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The Energizer


Catalog of the exhibition by Dawn Ades and Michael Taylor
An exhibition at the Philadelphia Museum of Art, February 16–May 15, 2005
Philadelphia Museum of Art/Rizzoli,607 pp., 75.00; $48.00 (paper)

For well over half a century, Salvador Dalí has been internationally famous for the sexy and deranged subject matter of his paintings, for his personal nuttiness, flamboyance, and grandiosity, and for the demoralizing way in which he destroyed the borders between creativity and commercial self-promotion. He was a huge character; indeed, he often said, in that simultaneously boastful, cynical, and self-deprecating manner that he perfected, that it was his “personality” that was his greatest achievement. At other times he might announce to the world that his writing was his real achievement, and his painting the “least” of him. Yet what is most solid and substantial about Dalí is very specific and not wildly complex qualities: the particular gleaming surfaces of his paintings, with their often large areas of a single, pulsating color; his feeling for the transient, soft light of dawn or dusk and for the brilliantly hard light of a sunny summer afternoon by the Mediterranean; and his astounding ability to delineate and make us feel the simmering strength in tiny, tightly wound concentrations of lines, dots, or shapes.

The world of Dalí’s paintings and drawings is full, to be sure, of the oddest, most daring, and startling imagery. In his 1929 The Great Masturbator, for example, we see a woman’s face nuzzling a man’s groin, his member greatly enlarged. In the 1936 Soft Construction with Boiled Beans (Premonition of Civil War), a colossal and agonized creature has pulled himself (or herself) apart with such force that we can’t fathom how this being was ever one body. In probably his best-known picture, The Persistence of Memory, of 1931, limp watches are draped over this and that in a barren terrain. Dalí’s pictures are dreamscapes, and like dreams they can come and go in the mind, gnaw at you, or cry out to be interpreted, as if they were keys to a deeper meaning of an experience. Yet like many dreams his images are also weightless, interchangeable, and evanescent. With certain exceptions, they run together in the mind, but the texture and degrees of light in his pictures, the way he brings together the metallic and the velvety, the crinkly and the vaporous, become more pronounced the more of his pictures you see.

Dalí is now the subject of a retrospective on the occasion of the centenary of his birth in 1904. It is a respectful and measured show, with an emphasis on his early work, which is in keeping with the generally held belief that his most serious and engaging art was done beginning in the late 1920s and was over around 1938 when, not yet thirty-five, he was still a relatively young man. Many of his most powerful pictures from this time are here. The art he did thereafter—Dalí died in 1989, but had stopped making pictures around 1983—has been presented to give a clear sense of the artist’s later thinking. We can see how he was concerned with retelling myths, or giving his take on atomic power, Christianity, and stereoscopy, among other topics. But this exhibition is not the one that Dalí, whose artistic reputation has long been shaky, could have used.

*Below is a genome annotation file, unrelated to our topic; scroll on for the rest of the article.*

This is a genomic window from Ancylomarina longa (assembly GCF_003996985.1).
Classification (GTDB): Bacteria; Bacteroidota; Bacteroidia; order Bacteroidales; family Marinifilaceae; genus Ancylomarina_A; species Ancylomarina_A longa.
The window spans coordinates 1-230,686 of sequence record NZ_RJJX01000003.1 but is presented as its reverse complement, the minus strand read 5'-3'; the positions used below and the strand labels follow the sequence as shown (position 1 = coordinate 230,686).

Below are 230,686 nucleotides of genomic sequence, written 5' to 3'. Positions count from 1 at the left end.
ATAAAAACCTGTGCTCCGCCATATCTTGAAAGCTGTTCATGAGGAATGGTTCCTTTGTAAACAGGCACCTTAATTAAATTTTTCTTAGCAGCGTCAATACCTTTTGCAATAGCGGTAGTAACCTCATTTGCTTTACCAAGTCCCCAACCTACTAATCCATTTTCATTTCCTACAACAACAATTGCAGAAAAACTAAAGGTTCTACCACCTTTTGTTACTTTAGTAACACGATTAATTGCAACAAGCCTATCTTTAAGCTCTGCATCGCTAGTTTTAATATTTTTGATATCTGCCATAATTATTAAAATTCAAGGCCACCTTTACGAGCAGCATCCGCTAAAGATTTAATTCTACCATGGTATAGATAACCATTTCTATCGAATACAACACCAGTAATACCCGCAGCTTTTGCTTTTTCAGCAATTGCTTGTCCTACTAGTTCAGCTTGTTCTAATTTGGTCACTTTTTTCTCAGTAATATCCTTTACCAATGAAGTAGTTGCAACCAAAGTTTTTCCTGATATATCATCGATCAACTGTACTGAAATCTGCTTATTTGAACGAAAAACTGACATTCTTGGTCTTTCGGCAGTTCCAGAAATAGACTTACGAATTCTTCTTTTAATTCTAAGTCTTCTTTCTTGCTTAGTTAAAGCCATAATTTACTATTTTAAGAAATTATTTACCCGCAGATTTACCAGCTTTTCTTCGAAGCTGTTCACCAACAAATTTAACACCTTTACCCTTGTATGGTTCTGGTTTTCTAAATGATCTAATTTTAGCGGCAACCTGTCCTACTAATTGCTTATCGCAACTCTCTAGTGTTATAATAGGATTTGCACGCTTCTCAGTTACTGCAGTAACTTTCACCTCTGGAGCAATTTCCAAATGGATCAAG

Philadelphia’s show is too big. We don’t need to see in such detail the work he did, as a teenager and a youth, as he precociously took on one advanced new style after another in an attempt to find his own direction. There is also an overabundance of paintings from the 1930s. At the same time, none of his superb portraits of acquaintances from this decade—images of, say, the Surrealist poet Paul Éluard or Dalí’s patroness the Vicomtesse de Noailles—are here or are illustrated in the mammoth catalog. And while the show includes drawings, one feels that they are insufficiently represented. Dalí’s impetuosity, his quicksilver thinking, and a messy down-to-earthness, little evident in his compulsively shipshape paintings, are most accessible in his drawings throughout his career.

There are drawbacks to the way Dalí’s later work is presented, too, although how to manage the artist’s work from the early 1940s on would be a headache for any curator. With his simultaneously pious yet glitzy and often enormous rethinkings of, say, the Last Supper or the Crucifix-ion (which are in the show), or his bombastic conceptions of Christo-pher Columbus discovering America or Saint James on a rearing horse, Dalí, in these years, caromed from the arid to the bizarre, the grandiloquent to the esoteric, the sleazy to the simply unbelievable. Yet he managed, in paintings here and there and in drawings with some consistency, to make pictures that are as absorbing as his earlier ones, and few of these made it to Philadelphia. It is a shame, for example, that an amazingly strange little oil, dated 1958–1960, with a preposterously long title beginning Cadaques Spitting—it shows a macabre, twisted couple—could not be in the exhibition, or that the huge painting The Hallucinogenic Toreador of ten years later, a carnival-like compendium of many of the artist’s earlier images, isn’t present, either.1 His gently atmospheric later landscapes of life along the Spanish seacoast where he lived are also absent, and missed. Dalí isn’t as great an artist as this exhibition, in its sheer number of pictures, makes him out to be. Yet he is, if only by a little, a more sensitive and engaging one than the selection suggests.